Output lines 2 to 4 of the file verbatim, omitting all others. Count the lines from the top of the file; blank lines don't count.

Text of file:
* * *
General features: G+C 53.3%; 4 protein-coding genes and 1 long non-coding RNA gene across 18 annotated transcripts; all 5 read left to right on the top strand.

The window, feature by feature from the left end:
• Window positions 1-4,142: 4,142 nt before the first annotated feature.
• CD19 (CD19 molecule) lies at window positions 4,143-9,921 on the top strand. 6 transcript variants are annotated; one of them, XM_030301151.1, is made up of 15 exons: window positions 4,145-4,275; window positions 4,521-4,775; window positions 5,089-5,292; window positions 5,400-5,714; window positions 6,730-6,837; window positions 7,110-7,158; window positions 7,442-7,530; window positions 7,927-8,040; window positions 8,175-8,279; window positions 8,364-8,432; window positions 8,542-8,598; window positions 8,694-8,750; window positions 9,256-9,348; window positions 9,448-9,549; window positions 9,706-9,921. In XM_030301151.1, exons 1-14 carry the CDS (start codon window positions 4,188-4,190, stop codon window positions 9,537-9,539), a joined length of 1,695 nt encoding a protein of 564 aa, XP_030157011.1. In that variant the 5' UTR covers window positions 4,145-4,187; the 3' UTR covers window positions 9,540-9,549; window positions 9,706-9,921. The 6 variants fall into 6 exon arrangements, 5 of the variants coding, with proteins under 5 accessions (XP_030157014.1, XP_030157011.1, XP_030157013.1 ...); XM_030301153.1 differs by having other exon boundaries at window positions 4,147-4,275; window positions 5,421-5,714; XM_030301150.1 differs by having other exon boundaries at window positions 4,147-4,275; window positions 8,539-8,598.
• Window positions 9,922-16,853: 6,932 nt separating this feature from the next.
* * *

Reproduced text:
The window, feature by feature from the left end:
• Window positions 1-4,142: 4,142 nt before the first annotated feature.
• CD19 (CD19 molecule) lies at window positions 4,143-9,921 on the top strand. 6 transcript variants are annotated; one of them, XM_030301151.1, is made up of 15 exons: window positions 4,145-4,275; window positions 4,521-4,775; window positions 5,089-5,292; window positions 5,400-5,714; window positions 6,730-6,837; window positions 7,110-7,158; window positions 7,442-7,530; window positions 7,927-8,040; window positions 8,175-8,279; window positions 8,364-8,432; window positions 8,542-8,598; window positions 8,694-8,750; window positions 9,256-9,348; window positions 9,448-9,549; window positions 9,706-9,921. In XM_030301151.1, exons 1-14 carry the CDS (start codon window positions 4,188-4,190, stop codon window positions 9,537-9,539), a joined length of 1,695 nt encoding a protein of 564 aa, XP_030157011.1. In that variant the 5' UTR covers window positions 4,145-4,187; the 3' UTR covers window positions 9,540-9,549; window positions 9,706-9,921. The 6 variants fall into 6 exon arrangements, 5 of the variants coding, with proteins under 5 accessions (XP_030157014.1, XP_030157011.1, XP_030157013.1 ...); XM_030301153.1 differs by having other exon boundaries at window positions 4,147-4,275; window positions 5,421-5,714; XM_030301150.1 differs by having other exon boundaries at window positions 4,147-4,275; window positions 8,539-8,598.